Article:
August 27, 2015   |   ANTIMEDIA
August 27, 2015
(ANTIMEDIA) New York — Last Week, Jerry Seinfeld and his son set up a lemonade stand in the family’s East Hampton, New York neighborhood. Seinfeld and son — along with a few neighborhood friends — were raising money for his wife’s Baby Buggy charity. Everything was going well until the lemonade stand had a run-in with the law.
According to Counter Current News, “one of their neighbors called the police to complain. Sure enough, the police jumped at the chance to rush over and shut down another lemonade stand. Jerry didn’t want the cops to get away with shutting down their innocent lemonade stand without capturing a chance to make fun of the cops.”
Jerry’s response? The Seinfeld family, along with his son’s two friends, decided to mock the cops by posing for a picture as if they had been arrested.
“Jessica Seinfeld’s Instagram followers instantly joined in ridiculing the police for their ‘crime fighting’ activities. ‘What can you do, you live in a seedy town, from the wrong side of the tracks,’ one commenter said jokingly. ‘Lemons are a gateway fruit to bigger and badder things like vegetables,’” Counter Current News documented.
While police shutting down “criminal” lemonade stands is not uncommon, this is the first time a celebrity’s child has been subjected to the overbearing police state in such a petty fashion. In what has become a running joke, children’s lemonade stands are shut down all over the country over permit and regulatory violations.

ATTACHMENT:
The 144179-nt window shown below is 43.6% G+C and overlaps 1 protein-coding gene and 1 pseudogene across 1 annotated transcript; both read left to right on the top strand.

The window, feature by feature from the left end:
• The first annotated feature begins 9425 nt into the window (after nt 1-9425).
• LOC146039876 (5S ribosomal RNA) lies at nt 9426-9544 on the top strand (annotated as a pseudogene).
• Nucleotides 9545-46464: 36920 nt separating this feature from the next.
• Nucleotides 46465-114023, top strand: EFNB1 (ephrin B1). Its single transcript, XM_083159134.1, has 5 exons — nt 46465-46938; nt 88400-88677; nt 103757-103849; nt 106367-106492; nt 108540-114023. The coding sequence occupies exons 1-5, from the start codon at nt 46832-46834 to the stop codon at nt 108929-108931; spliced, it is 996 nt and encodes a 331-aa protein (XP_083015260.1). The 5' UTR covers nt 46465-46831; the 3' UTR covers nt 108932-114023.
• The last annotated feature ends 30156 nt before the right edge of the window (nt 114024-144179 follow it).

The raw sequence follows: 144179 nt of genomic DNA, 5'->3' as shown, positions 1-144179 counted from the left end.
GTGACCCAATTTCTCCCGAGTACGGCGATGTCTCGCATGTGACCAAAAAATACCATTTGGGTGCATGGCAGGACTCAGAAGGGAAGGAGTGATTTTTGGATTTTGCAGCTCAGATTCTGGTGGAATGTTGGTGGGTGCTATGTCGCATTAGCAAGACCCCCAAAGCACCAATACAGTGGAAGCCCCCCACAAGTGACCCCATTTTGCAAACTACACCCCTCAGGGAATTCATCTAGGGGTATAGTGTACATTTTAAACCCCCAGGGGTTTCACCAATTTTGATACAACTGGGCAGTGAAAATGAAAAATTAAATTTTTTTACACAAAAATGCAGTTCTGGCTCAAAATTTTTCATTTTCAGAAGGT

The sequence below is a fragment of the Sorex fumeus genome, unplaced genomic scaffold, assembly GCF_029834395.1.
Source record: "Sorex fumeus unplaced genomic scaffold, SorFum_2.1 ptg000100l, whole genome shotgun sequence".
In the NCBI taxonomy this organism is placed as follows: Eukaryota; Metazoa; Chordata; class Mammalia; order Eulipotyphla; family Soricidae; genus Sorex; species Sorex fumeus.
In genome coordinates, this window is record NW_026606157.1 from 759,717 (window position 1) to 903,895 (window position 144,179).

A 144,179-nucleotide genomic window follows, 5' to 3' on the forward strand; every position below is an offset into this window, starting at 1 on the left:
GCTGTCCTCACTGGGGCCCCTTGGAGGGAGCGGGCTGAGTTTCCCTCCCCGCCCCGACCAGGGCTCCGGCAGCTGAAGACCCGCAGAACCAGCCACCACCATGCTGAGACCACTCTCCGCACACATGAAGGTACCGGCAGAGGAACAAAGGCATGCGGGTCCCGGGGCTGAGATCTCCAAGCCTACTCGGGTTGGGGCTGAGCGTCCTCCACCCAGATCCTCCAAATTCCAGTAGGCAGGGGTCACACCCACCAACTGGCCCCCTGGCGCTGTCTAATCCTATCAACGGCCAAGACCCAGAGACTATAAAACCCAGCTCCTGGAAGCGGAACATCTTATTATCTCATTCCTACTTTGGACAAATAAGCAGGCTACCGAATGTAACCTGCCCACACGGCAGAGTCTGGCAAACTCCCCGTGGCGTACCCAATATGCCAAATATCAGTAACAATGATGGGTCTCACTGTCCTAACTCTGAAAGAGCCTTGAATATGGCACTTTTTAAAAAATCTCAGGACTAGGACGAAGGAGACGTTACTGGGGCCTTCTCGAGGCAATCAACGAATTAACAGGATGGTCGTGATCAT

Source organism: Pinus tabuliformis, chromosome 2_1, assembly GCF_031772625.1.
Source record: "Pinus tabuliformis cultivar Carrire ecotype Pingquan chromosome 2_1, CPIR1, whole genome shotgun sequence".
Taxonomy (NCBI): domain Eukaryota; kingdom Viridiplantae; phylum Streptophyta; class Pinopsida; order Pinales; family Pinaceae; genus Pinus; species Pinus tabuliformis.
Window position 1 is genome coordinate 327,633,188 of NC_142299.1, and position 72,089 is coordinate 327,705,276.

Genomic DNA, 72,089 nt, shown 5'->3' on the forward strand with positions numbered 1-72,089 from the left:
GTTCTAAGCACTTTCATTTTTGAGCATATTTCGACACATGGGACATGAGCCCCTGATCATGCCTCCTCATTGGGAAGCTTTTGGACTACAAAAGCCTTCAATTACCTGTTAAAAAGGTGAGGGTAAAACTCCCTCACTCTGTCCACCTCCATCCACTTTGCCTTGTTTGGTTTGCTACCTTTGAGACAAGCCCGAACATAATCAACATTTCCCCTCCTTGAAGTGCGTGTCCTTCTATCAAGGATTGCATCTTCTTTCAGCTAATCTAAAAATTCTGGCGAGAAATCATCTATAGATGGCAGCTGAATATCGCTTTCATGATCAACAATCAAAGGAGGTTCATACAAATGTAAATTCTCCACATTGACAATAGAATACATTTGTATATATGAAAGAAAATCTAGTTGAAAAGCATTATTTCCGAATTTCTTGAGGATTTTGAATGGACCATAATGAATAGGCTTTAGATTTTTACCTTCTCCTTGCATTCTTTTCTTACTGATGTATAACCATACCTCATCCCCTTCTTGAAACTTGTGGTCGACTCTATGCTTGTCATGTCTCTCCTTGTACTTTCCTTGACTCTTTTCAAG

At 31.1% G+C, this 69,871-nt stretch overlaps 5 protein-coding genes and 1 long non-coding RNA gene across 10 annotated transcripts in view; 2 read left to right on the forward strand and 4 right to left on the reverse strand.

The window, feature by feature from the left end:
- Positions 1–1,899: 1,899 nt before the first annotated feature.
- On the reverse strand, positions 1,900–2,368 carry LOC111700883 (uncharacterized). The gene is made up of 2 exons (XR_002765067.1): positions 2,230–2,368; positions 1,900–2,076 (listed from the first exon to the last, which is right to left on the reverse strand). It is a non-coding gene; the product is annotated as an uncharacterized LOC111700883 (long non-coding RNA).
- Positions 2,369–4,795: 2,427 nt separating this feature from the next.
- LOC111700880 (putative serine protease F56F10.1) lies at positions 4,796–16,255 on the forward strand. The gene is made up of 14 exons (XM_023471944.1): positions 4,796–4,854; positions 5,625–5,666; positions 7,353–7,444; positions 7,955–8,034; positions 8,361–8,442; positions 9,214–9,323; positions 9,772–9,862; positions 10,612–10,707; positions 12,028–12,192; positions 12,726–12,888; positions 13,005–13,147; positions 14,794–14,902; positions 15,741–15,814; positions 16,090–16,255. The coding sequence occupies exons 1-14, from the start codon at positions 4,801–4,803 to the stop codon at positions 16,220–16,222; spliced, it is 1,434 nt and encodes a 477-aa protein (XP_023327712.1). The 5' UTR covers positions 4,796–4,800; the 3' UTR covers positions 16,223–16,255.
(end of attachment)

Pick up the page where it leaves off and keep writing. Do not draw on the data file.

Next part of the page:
Further, heavy-handed regulators and their police thugs are now targeting kids for other “illegal” entrepreneurial activities, as well. An 11-year-old girl from Madison, Illinois recently had her illicit cupcake business shut down because it violated the state’s food service code.
Fortunately, some local governments are making moves to avoid similar PR nightmares by “legalizing” kids’ lemonade stands. The Salt Lake County Council slashed much of the bureaucratic red tape required for small entrepreneurs in 2013, making a special exemption for “lemonade stands and similar operations run by children.”
Still, widespread suppression of children’s activities begs a dismal question: What kind of country do we live in when setting up a lemonade stand as a child results in a raid by heavily armed police officers? What’s next? A SWAT team showing up to verify permits for Girl Scouts selling their cookies door-to-door?
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